Mudsock Heights

Mudsock Heights

The View from Mudsock Heights: Awareness is Fine, But It Takes a Lot More Than That to Cure Diseases

By Dennis E. Powell | Posted at 3:54 PM

All the time we hear about it: the “race for a cure” or a “walk” for this or that illness. When it is explained why the event is being held, the phrase “raise awareness” is always included. Money is always raised, too; it’s never entirely clear what the money is used for. Perhaps it is used to purchase awareness from those who do not give it away.

What makes me think of this is a fairly startling scientific study, the results of which were released a couple of weeks ago in Science magazine. It carried the non-captivating title, “Metabolic Modulation of Glioblastoma with Dichloroacetate,” but its content was exciting: A substance, dichloroacetate, shows great promise in the treatment of solid tumors — yes, these are cancerous — and certain aggressive and invariably fatal brain tumors in particular.

It turns out that dichloroacetate is what is called an “orphan drug.” This is a class of pharmaceuticals that either provide cures for relatively rare diseases or that cannot be patented — DCA is among the latter.

Anyone who has used prescription drugs has probably complained about their price. The drug companies get blamed for these prices, by people who do not know why they’re so expensive. It costs a huge amount of money to bring a drug to market. Typically, the research plus the costs of jumping through regulatory hoops in order to gain approval for a single new pharmaceutical product are in the neighborhood of a half-billion dollars. When thinking of this, bear in mind that not all drugs make the grade — some are abandoned for one reason or another, many millions of dollars into the process. (There are liability issues as well. Remember Vioxx? This popular drug was highly effective in relieving the crippling pain of arthritis, but over time it emerged that it slightly increased the likelihood that users would have heart attacks or strokes. It was withdrawn. Many users, including a good friend of mine, said they would willingly take the risk because no other drug provided relief. But the choice was not theirs to make. Vioxx disappeared in a cloud of lawyers and television class-action lawsuit ads.)

When a drug is an “orphan,” pharmaceutical companies cannot hope to recoup those tremendous costs. So the product never becomes available.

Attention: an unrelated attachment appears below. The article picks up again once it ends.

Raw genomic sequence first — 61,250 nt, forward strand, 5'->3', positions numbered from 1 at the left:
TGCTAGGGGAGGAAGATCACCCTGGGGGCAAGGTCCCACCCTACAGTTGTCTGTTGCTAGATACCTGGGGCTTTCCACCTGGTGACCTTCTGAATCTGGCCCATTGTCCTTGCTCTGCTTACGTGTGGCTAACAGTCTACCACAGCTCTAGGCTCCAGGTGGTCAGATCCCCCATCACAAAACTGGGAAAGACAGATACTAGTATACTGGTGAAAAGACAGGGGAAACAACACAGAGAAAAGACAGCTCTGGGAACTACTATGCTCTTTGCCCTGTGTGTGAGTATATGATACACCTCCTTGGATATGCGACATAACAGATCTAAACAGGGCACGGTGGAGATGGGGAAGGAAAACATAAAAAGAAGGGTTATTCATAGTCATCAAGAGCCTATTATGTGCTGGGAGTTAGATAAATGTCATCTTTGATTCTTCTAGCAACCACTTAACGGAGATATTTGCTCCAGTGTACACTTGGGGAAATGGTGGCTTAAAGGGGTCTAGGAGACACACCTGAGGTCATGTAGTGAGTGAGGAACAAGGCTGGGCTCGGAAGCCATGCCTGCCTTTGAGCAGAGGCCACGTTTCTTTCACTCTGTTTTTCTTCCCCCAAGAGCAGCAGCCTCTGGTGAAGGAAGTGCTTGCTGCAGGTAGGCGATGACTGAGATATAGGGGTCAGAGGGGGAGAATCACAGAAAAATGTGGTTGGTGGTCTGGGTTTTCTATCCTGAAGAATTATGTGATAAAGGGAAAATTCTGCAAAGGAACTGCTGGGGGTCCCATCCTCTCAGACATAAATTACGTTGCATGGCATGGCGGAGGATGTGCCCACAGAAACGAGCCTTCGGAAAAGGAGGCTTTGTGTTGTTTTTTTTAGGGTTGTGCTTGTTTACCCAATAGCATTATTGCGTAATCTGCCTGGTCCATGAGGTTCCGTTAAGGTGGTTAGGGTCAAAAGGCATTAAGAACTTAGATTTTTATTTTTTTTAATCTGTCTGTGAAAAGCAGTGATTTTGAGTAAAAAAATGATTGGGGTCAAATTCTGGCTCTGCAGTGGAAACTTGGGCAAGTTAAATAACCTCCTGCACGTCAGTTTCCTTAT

Which brings us to DCA. Scientists at the University of Alberta in Canada used the substance on five — that’s not a misprint, it was only five — patients suffering from very aggressive brain tumors. Over 18 months, according to a university press release, “the team showed that DCA works in these tumors exactly as was predicted by test tube experiments… . Importantly, in some patients there was also evidence for clinical benefit, with the tumors either regressing in size or not growing further during the 18 month study.” Actually, “some” is an understatement: four of the five got better. What’s more, there were no terrible side effects in dosages that were sufficient to work on the tumors.

But a study involving only five test subjects won’t get anything approved for use. That would require a much, much bigger experiment. That kind of research is very expensive. And there’s more: if money were found to study a thousand brain tumor patients, the drug might get approved — but only for brain tumors. It might be as effective as all get out on other solid tumors, but it would not be legal to use it for treatment of them.

Because DCA is in the public domain — no one can patent it — no pharmaceutical company will undertake the research. A company could gain approval for it, but anyone then could manufacture it and the company would have to swallow the cost. No company stays in business doing things like that. DCA, by the way, is cheap to manufacture.

Which brings me back to the races, walks, and other activities that are supposed to “raise awareness.” The problem isn’t a lack of awareness. The problem is the lack of cures.

DCA strikes me as a perfect example of the kind of thing that money publicly raised ought to be financing. There are all kinds of problems in getting the government to pay for research, not the least being that the costs rise exponentially and factors other than the safety and effectiveness of the drug enter the mix. No, unless money is raised and put directly to use on studies of products such as DCA — I’m sure there are others as well — that research will simply not get done.